In recent years, it’s gotten a reputation as a superfood. Leaf cabbage, also called kale, is a brassica species which really packs a punch. But growing kale isn’t something a lot of people consider doing.
They should! Vitamin-packed kale (Brassica oleracea) is considered to be among the world’s healthiest foods. Rich in Vitamins A, C, and K, it’s also mineral-rich, packing a good calcium and potassium punch. For a leafy green, it’s protein-rich as well. One cup of kale will give you 2.2 grams of protein.
We’re going to go over everything you’ll ever need for growing kale, including information about the various types and a good number of planting tips. By the time we’re done, you’ll be a kale growing expert.
Kale comes in different varieties. Let’s go over them now and explore the variations.
These kale types are considered ruffled or frilled leaf types. The leaves form dense, deep curled patterns which look almost like gathered lace.
Often used for ornamentation or plating in cooking, these also work extremely well in salads and soups. Because of their pretty leaf shape, they’re some of the most common kales grown.
By contrast, these kale varieties tend towards flatter, easier-to-trim leaves. Some have fringe-like exteriors, giving them an interesting shape. One variety is even described as being like maple leaves.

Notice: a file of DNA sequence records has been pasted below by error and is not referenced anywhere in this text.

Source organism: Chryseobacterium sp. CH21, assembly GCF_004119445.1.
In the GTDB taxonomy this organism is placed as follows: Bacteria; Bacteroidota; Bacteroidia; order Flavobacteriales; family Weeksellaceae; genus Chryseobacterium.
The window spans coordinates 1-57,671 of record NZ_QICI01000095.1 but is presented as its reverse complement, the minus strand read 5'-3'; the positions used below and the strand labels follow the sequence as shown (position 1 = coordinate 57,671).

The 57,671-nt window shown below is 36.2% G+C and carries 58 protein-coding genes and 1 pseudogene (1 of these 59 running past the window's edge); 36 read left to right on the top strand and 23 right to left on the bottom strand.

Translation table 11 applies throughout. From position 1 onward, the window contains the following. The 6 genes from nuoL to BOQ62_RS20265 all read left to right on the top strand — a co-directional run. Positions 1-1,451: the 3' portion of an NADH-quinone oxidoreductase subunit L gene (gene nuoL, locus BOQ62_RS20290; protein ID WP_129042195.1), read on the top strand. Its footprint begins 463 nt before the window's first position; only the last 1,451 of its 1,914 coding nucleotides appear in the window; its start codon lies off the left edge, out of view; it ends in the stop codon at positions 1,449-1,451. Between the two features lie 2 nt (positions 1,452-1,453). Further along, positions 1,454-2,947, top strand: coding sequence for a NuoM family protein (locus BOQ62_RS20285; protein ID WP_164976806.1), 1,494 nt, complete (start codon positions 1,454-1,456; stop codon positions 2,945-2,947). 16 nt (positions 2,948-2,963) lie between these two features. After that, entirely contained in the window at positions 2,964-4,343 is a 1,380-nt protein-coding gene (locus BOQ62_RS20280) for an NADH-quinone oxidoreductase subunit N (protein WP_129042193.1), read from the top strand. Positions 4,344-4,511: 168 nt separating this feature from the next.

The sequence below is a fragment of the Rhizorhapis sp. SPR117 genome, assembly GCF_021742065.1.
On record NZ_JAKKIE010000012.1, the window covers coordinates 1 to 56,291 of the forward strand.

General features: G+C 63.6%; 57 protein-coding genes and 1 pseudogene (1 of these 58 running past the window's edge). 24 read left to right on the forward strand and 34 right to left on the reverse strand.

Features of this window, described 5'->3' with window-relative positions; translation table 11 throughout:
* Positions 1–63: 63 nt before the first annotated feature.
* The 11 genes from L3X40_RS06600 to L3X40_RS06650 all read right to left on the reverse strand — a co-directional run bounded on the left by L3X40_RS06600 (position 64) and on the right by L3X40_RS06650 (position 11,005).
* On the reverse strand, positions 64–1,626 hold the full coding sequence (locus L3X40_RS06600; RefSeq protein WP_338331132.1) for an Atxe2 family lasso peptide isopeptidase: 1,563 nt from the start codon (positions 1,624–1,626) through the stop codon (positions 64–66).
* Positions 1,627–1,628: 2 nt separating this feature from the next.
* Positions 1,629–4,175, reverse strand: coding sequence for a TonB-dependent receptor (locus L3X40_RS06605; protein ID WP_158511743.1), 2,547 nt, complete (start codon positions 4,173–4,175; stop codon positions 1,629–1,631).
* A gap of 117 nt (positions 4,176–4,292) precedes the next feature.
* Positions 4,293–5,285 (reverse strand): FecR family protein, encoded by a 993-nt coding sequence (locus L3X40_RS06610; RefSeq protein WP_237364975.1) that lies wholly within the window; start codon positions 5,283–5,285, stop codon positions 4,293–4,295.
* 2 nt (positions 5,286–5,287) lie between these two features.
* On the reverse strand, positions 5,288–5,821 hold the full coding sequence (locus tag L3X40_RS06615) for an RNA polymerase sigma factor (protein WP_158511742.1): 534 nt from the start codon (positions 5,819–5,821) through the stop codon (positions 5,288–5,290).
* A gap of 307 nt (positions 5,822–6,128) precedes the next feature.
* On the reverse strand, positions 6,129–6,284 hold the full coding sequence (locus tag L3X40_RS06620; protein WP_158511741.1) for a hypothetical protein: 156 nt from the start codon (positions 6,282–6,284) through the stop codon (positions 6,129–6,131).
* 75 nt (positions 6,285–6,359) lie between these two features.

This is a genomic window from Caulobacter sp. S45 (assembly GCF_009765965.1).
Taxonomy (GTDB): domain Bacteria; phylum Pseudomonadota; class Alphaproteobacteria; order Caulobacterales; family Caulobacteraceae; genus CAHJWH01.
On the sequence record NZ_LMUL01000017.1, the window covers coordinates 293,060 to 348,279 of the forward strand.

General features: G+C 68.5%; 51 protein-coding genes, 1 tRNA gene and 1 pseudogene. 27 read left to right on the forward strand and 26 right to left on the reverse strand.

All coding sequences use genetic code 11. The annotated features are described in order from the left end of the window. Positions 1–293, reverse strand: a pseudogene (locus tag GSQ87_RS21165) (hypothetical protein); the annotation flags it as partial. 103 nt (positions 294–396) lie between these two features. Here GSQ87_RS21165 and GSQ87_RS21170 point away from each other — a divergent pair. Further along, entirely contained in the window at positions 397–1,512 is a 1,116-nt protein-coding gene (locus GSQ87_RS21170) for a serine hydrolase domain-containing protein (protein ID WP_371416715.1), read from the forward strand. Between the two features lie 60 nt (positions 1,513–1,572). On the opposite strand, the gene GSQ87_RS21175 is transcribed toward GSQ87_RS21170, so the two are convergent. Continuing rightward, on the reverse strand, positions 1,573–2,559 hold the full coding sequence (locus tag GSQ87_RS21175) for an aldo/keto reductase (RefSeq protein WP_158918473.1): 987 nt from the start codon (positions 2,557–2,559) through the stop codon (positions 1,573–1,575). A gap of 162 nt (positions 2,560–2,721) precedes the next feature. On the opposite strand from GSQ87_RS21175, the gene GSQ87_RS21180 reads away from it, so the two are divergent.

Flat leaf kales tend to be more tender than the curly varieties, and work well in salads.
Lacinato kale is commonly referred to as “dinosaur kale” simply because of the size and texture of the leaves. This variety grows tall, narrow leaves which are deep green in coloration and are bumpy like how one might envision dinosaur skin to be.
However, because of its savoyed and long leaf shape, it’s extremely easy to trim out stalks. The long leaf shape makes it easy to slice up for salads and use in soups and stews.
Don’t let the name fool you! Ornamental kales are just as edible as the other kale varieties. Also referred to as “flowering kale”, ornamental kales are vibrant little patches of color in the garden.
Most ornamental varieties have a shorter leaf and a more cabbage-like round head, revealing their close relation to the cabbage. The center of these kale heads tends to provide a bright pop of color in the winter garden.
Planting kale itself is extremely easy. Just follow the steps below!
Depending on where you’re located, early spring through summer is best for planting kale. If you’re in an area where it doesn’t regularly get below 15 degrees Fahrenheit, you can grow most types throughout the winter as well.
For these areas, plant your winter kale in the fall so it has time to become established before the chilly weather comes on.
If you’d like to get a jump on spring planting, you can start your seeds indoors in the latter part of the winter. Use a seedling heat mat to keep the soil warm.
Once the seeds emerge, use a grow light to provide them with ample “sun” until you can harden them off outdoors.
In most cool climates, kale should be planted in full sun conditions. For locations where there’s extremely hot summers, you can plant in partial shade to prevent the leaves from bittering.
Kale grows extremely well in raised bed situations, but will also grow just as happily in a standard garden bed.
You can also grow kale in a container. You’ll want pots that are gallon-sized or larger for each plant. I actually prefer larger ones so the roots have plenty of room.
As this plant can last for more than one year, you may want to take into consideration how large you want it to get. Older kale can get tall, and you may need to take that into consideration when planning.